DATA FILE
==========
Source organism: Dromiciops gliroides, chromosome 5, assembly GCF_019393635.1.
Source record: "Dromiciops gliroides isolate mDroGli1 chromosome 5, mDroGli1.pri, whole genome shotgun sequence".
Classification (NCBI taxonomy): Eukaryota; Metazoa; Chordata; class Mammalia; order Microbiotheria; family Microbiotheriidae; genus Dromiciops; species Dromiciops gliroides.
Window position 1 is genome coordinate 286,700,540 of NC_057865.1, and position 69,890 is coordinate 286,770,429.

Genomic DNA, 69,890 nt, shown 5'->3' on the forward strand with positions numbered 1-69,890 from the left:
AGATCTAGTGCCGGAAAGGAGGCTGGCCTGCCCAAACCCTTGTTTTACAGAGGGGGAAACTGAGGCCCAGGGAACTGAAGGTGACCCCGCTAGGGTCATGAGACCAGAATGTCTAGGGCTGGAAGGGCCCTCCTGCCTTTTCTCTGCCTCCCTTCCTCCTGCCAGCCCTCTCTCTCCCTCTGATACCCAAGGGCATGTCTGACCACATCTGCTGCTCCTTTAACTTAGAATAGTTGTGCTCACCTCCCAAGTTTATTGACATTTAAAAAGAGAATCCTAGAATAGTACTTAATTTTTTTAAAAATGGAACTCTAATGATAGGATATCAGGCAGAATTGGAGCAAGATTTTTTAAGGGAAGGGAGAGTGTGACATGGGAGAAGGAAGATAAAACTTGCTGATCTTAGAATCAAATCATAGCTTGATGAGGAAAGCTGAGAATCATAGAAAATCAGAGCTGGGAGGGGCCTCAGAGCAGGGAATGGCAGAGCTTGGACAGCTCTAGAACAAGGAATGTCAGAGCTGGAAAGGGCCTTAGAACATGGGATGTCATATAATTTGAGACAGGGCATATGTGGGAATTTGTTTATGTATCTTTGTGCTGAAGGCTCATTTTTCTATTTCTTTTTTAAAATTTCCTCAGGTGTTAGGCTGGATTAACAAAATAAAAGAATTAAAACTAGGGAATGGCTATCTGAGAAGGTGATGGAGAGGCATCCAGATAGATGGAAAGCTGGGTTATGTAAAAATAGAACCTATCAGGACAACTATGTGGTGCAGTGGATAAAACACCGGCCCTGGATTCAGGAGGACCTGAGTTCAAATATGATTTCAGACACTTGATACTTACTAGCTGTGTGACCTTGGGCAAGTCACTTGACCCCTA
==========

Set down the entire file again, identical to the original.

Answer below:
Source organism: Dromiciops gliroides, chromosome 5, assembly GCF_019393635.1.
Source record: "Dromiciops gliroides isolate mDroGli1 chromosome 5, mDroGli1.pri, whole genome shotgun sequence".
Classification (NCBI taxonomy): Eukaryota; Metazoa; Chordata; class Mammalia; order Microbiotheria; family Microbiotheriidae; genus Dromiciops; species Dromiciops gliroides.
Window position 1 is genome coordinate 286,700,540 of NC_057865.1, and position 69,890 is coordinate 286,770,429.

Genomic DNA, 69,890 nt, shown 5'->3' on the forward strand with positions numbered 1-69,890 from the left:
AGATCTAGTGCCGGAAAGGAGGCTGGCCTGCCCAAACCCTTGTTTTACAGAGGGGGAAACTGAGGCCCAGGGAACTGAAGGTGACCCCGCTAGGGTCATGAGACCAGAATGTCTAGGGCTGGAAGGGCCCTCCTGCCTTTTCTCTGCCTCCCTTCCTCCTGCCAGCCCTCTCTCTCCCTCTGATACCCAAGGGCATGTCTGACCACATCTGCTGCTCCTTTAACTTAGAATAGTTGTGCTCACCTCCCAAGTTTATTGACATTTAAAAAGAGAATCCTAGAATAGTACTTAATTTTTTTAAAAATGGAACTCTAATGATAGGATATCAGGCAGAATTGGAGCAAGATTTTTTAAGGGAAGGGAGAGTGTGACATGGGAGAAGGAAGATAAAACTTGCTGATCTTAGAATCAAATCATAGCTTGATGAGGAAAGCTGAGAATCATAGAAAATCAGAGCTGGGAGGGGCCTCAGAGCAGGGAATGGCAGAGCTTGGACAGCTCTAGAACAAGGAATGTCAGAGCTGGAAAGGGCCTTAGAACATGGGATGTCATATAATTTGAGACAGGGCATATGTGGGAATTTGTTTATGTATCTTTGTGCTGAAGGCTCATTTTTCTATTTCTTTTTTAAAATTTCCTCAGGTGTTAGGCTGGATTAACAAAATAAAAGAATTAAAACTAGGGAATGGCTATCTGAGAAGGTGATGGAGAGGCATCCAGATAGATGGAAAGCTGGGTTATGTAAAAATAGAACCTATCAGGACAACTATGTGGTGCAGTGGATAAAACACCGGCCCTGGATTCAGGAGGACCTGAGTTCAAATATGATTTCAGACACTTGATACTTACTAGCTGTGTGACCTTGGGCAAGTCACTTGACCCCTA